- Long before authorities accused Nikolas Cruz of killing 17 people at his former high school in less than five minutes, state social workers, mental health counselors, school administrators, police and the FBI received warnings about his declining mental state and penchant for violence. Instead of taking decisive action to help Cruz, authorities left the troubled 19-year-old diagnosed with depression, autism and ADHD to essentially continue on his own down a path that prosecutors say led to the shooting Wednesday at Marjory Stoneman Douglas High School with an AR-15 rifle.
- The federal government has agreed to the fourteen recommendations made by the independent review of health providers’ access to Medicare card numbers, touting an individual’s privacy and card information security. One recommendation made by the review in October was having authentication for the Health Professional Online Services (HPOS) system moved “expeditiously” from Public Key Infrastructure (PKI) to the more secure Provider Digital Access. Also agreed to by DHS was keeping the Medicare card as a valid form of identification in Australia, and as recommended by the review, it will aim to encourage further public awareness on the importance of protecting Medicare card information.
- Melbourne researchers have revealed why flu vaccines work better in some people and not others. Australian scientists have discovered three specific white blood cells which play a key role in determining whether a person responds well to flu vaccines, a breakthrough that could lead to better protection against future deadly strains of the virus. Best-case vaccine effectiveness is around 60%, however efficacy was much lower during the 2017 flu season.
- A record number of West Australians last month got so badly sunburnt they ended up in hospital emergency departments, despite Perth’s mildest summer in 25 years. In January, 118 people — an average of almost 4 people a day — sought emergency medical help at hospitals for sunburn-related injuries. Cancer Council WA estimates 261 thousand West Aussies suffer sunburn each year.
Guest: Dr. Jay Yepuri
Presenter: Neal Howard
Guest Bio: Dr. Jay Yepuri the Chief Medical Officer at NutriForward, the creators of RiduZone. A graduate of the University of Pennsylvania and the University of Louisville School of Medicine, Dr. Yepuri is a Gastroenterologist in active clinical practice with Digestive Health Associates of Texas (DHAT), one of the largest Gastroenterology group practices in the United States. Dr. Yepuri practices general Gastroenterology and advanced therapeutic endoscopy. Dr. Yepuri is a member of DHAT’s Board of Directors and Executive Committee. He serves as Medical Director of the GI Lab at Texas Health Harris Methodist HEB Hospital in Bedford, Texas. He is President of the Texas Society for Gastroenterology and Endoscopy (TSGE) and President of the Texas Ambulatory Surgery Center Society (TASCS). He serves on the American College of Gastroenterology’s Practice Management Committee. Dr. Yepuri also serves as a member of the Board of Directors and Surveyor for the Accreditation Association for Ambulatory Health Care.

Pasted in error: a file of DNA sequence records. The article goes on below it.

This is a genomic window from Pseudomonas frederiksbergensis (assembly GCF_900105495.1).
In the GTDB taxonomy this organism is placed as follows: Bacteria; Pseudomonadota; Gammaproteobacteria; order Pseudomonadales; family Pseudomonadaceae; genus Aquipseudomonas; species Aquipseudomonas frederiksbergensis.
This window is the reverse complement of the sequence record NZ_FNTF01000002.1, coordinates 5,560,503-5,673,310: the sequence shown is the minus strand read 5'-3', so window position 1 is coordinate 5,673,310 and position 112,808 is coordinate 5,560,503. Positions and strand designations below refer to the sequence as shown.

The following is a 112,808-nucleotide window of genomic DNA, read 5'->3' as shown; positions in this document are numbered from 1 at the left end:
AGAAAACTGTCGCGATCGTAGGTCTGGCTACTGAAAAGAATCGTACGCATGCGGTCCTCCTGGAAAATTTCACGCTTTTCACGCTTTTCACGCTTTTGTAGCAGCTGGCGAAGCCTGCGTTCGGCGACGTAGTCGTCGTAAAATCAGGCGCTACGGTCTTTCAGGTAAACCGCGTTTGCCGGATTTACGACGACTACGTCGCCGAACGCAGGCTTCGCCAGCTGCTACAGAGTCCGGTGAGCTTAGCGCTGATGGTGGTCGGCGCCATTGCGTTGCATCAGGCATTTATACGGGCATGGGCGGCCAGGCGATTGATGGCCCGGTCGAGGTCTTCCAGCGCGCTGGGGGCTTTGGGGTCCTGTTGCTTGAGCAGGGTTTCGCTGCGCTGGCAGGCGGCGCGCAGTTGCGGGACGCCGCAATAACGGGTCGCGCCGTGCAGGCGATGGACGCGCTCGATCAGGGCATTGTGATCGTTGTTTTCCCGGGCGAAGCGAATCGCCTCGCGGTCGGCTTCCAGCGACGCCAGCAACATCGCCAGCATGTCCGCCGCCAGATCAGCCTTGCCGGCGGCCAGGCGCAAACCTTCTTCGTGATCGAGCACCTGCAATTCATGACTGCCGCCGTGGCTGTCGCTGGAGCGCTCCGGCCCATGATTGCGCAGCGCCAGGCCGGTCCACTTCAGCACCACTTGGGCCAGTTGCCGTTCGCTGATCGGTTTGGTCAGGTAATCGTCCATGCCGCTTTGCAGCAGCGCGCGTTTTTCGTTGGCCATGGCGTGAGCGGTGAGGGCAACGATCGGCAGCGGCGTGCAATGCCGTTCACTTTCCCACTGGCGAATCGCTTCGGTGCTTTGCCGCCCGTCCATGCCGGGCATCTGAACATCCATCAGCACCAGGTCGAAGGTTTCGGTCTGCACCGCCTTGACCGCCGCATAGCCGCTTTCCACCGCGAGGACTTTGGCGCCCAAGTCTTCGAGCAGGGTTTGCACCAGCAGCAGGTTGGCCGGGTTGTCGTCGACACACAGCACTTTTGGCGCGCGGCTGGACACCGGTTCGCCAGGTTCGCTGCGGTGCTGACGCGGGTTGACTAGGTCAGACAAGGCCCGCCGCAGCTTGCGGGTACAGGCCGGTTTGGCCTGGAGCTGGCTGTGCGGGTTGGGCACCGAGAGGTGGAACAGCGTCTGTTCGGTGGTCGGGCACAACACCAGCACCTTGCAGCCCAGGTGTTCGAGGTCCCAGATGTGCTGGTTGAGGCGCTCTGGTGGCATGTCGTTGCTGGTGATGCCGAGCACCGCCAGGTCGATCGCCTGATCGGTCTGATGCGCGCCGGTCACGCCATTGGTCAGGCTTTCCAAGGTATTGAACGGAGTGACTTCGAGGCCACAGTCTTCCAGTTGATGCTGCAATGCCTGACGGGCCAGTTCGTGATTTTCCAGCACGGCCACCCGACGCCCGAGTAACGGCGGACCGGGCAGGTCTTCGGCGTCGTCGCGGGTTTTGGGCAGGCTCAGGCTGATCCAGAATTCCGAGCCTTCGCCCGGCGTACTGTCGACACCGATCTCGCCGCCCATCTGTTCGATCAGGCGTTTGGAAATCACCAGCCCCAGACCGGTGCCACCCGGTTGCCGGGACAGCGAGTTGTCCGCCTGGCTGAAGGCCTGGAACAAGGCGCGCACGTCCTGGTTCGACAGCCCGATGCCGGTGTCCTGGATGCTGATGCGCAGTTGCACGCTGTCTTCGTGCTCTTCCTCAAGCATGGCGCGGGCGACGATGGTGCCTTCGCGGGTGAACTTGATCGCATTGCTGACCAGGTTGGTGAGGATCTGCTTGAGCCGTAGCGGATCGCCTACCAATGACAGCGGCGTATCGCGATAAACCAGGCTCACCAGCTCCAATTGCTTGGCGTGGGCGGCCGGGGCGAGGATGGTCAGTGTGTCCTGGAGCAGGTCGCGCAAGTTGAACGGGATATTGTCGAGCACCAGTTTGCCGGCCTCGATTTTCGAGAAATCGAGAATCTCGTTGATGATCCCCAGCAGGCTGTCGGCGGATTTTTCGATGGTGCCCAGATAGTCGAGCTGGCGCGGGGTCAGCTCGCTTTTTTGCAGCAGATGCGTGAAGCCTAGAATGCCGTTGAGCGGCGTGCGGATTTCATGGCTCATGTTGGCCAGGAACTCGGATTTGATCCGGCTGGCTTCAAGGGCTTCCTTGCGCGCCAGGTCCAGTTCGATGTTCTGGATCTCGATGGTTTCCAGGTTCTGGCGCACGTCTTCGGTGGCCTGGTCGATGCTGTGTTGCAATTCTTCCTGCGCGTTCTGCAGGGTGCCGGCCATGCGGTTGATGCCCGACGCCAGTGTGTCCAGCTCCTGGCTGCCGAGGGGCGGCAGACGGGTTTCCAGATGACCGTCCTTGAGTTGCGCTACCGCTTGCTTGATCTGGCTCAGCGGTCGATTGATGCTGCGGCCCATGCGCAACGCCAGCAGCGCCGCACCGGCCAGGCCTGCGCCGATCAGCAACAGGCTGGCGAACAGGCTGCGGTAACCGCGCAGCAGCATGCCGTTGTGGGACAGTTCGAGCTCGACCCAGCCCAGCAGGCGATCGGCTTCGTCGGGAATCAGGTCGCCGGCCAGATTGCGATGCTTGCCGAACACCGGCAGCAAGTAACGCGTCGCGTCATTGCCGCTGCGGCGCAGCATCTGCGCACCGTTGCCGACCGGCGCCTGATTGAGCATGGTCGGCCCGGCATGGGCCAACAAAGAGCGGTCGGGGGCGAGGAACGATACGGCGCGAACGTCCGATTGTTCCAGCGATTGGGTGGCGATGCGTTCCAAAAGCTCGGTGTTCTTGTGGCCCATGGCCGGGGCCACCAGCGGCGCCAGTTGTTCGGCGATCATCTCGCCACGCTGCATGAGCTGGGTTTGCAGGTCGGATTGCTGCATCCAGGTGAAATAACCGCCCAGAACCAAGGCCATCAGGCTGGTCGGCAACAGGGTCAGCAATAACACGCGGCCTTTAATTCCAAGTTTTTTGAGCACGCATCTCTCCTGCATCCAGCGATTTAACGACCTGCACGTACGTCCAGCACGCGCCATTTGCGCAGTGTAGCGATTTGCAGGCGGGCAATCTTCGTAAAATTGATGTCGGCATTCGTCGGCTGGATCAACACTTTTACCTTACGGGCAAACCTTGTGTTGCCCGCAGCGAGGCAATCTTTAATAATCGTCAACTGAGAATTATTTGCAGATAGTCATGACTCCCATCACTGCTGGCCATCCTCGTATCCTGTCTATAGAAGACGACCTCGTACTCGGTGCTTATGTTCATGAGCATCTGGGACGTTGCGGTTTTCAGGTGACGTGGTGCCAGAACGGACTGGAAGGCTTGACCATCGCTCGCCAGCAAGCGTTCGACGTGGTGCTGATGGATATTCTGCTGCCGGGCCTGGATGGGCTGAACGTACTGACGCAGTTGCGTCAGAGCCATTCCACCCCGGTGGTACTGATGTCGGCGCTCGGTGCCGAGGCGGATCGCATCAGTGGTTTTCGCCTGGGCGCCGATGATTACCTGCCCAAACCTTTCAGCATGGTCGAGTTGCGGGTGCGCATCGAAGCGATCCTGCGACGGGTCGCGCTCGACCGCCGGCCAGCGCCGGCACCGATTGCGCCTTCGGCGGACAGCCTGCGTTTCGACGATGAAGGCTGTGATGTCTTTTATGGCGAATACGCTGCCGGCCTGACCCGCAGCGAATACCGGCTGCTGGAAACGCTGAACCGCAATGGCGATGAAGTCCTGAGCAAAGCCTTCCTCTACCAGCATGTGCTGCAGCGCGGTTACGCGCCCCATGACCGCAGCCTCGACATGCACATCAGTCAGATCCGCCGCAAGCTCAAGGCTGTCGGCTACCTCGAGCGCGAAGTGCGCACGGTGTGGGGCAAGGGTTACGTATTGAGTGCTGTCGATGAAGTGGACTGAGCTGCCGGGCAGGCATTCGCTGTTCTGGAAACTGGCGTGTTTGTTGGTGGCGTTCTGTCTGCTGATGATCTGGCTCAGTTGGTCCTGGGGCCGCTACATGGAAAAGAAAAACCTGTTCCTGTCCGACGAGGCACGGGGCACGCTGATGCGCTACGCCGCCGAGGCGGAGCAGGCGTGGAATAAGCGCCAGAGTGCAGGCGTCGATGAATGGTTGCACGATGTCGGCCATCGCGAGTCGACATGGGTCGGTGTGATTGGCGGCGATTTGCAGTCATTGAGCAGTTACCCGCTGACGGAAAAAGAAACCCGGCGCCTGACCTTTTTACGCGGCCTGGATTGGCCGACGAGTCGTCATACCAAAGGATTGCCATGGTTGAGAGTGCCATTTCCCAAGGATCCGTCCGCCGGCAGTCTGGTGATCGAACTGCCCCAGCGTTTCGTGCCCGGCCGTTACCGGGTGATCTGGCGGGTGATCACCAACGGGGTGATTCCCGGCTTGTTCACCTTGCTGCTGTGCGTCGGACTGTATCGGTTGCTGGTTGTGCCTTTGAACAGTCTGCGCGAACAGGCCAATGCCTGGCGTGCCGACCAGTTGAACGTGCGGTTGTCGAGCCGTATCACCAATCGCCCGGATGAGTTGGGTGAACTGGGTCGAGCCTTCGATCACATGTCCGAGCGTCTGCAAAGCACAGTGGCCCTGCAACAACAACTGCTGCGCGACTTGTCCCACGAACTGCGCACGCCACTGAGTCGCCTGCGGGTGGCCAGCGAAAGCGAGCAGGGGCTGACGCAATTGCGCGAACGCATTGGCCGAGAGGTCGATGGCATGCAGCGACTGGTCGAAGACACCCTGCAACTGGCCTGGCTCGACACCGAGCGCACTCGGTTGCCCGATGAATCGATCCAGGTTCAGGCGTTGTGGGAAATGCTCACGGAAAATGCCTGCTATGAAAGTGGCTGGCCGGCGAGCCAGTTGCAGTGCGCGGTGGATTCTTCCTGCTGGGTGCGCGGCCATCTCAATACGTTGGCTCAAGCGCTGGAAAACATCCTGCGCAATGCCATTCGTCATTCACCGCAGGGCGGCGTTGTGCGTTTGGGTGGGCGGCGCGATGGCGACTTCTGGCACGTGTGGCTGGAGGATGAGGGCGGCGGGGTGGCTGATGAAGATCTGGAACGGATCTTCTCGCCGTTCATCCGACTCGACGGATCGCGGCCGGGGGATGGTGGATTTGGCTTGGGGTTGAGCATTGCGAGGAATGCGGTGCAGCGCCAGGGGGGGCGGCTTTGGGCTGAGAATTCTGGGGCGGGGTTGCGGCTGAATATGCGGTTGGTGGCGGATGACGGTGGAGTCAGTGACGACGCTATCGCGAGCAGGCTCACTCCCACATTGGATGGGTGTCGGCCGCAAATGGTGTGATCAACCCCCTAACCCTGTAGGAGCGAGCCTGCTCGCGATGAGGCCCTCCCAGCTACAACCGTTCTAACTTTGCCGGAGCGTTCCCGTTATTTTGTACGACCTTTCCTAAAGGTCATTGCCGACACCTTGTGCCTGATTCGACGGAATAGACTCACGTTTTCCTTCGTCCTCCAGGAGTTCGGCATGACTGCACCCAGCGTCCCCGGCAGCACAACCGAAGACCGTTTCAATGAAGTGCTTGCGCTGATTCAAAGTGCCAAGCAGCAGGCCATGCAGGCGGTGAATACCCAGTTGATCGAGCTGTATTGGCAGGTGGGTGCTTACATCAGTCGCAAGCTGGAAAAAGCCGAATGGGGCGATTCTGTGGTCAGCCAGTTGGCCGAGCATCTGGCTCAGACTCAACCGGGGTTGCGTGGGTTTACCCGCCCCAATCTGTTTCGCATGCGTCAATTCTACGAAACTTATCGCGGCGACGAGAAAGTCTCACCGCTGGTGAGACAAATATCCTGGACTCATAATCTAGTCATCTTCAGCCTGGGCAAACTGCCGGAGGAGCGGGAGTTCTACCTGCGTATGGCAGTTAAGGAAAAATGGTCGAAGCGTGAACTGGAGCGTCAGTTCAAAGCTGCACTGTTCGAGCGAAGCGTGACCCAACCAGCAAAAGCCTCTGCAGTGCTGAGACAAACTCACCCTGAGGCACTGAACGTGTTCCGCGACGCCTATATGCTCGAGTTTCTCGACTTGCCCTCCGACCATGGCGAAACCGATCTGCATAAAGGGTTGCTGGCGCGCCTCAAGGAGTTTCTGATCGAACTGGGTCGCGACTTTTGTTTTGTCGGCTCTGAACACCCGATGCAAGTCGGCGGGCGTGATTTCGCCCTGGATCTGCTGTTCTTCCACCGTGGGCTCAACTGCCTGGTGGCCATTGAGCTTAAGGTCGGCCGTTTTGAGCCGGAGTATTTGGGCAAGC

Segment Overview: Dr. Jay N. Yepuri, Chief Medical Office for NutriForward, discusses their product RiduZone™, the first and only FDA accepted OEA Dietary Supplement, using natural metabolite Oleoylethanolamide (OEA) to induce satiety and stimulate lipolysis in the body.
Guest: Julie Krop, M.D.
Presenter: Neal Howard
Guest Bio: Julie Krop, M.D. serves as AMAG’s chief medical officer and senior vice president of clinical development and regulatory affairs. She joined AMAG in June 2015 and has more than 15 years of experience in drug development. Dr. Krop most recently worked for Vertex Pharmaceuticals, where she served as vice president of clinical development. She began her career in the biopharmaceutical industry in 1991 at Pfizer, Inc. and has since held various leadership positions at Stryker Regenerative Medicine, Peptimmune, and Millennium Pharmaceuticals. Dr. Krop received a Bachelor of Science degree from Brown University and a medical degree from the Brown University School of Medicine. She completed her residency in the Department of Medicine at Georgetown University Hospital and a fellowship in the Department of Endocrinology at The Johns Hopkins University School of Medicine. In addition, Dr. Krop was a Robert Wood Johnson Foundation Clinical Scholar.
Segment Overview: Dr. Julie Krop, AMAG’s Chief Medical Officer and Executive Vice President of Clinical and Regulatory Affairs discusses Feraheme® (ferumoxytol injection) that has recently been FDA approved for those patients who have intolerance to oral iron or have had an unsatisfactory response to oral iron.
Guest: Rebekah Palmer
Presenter: Neal Howard
Guest Bio: Rebekah Palmer is a woman living with Cystinosis, a rare genetic metabolic disease that can lead to progressive, irreversible tissue damage and multi-organ failure, including kidney failure, blindness, and premature death. Her doctors predicted that she wouldn’t live past her twenties. However, at age 30, Rebekah has undergone a kidney transplant, survived lymphoma and is now a successful writer living in the Twin Cities area. Rebekah hopes to share her journey and raise awareness of resources for patients with the disease, including the recently launched website, Cystinosis United.
Segment Overview: Rebekah Palmer talks about her journey living with Cystinosis to help raise awareness of resources for patients with the disease including the recently launched website, Cystinosis United.
Guests: Dr. Andrew Elkwood & Dr. Eric Wimmers
Presenter: Neal Howard
Dr. Andrew Elkwood is skilled in many of the latest plastic surgery techniques. In addition to his expertise in cosmetic surgery, Dr. Elkwood is an international expert in nerve reconstruction surgery for patients who have lost the use of a limb from nerve damage. He is highly skilled in microsurgery, limb replantation and microsurgical reconstruction after cancer. Dr. Elkwood is a graduate of the prestigious six-year combined B.S./M.D. program at Union College, Schenectady, New York, and the Albany Medical College of Union University, Albany, New York. He completed his general surgery residency at New York University and Bellevue Hospital, and simultaneously received a graduate degree in finance and economics from Columbia University.
Dr. Eric Wimmers is board certified in Plastic and Reconstructive Surgery by the American Board of Plastic Surgery. He is also the Chief of Plastic Surgery at Capital Health Center. He received his medical degree from Howard University in Washington D.C., followed by General Surgery training at Santa Barbara Cottage Hospital. Dr. Wimmers is a member of the American Society of Plastic Surgery, the American Society of Reconstructive Microsurgery, and the American College of Surgeons.
Segment Overview: Dr. Eric Wimmers and his colleague Dr. Andrew Elkwood, discuss being the first surgeons worldwide to perform nerve graft surgery for erectile dysfunction on the first patient ever.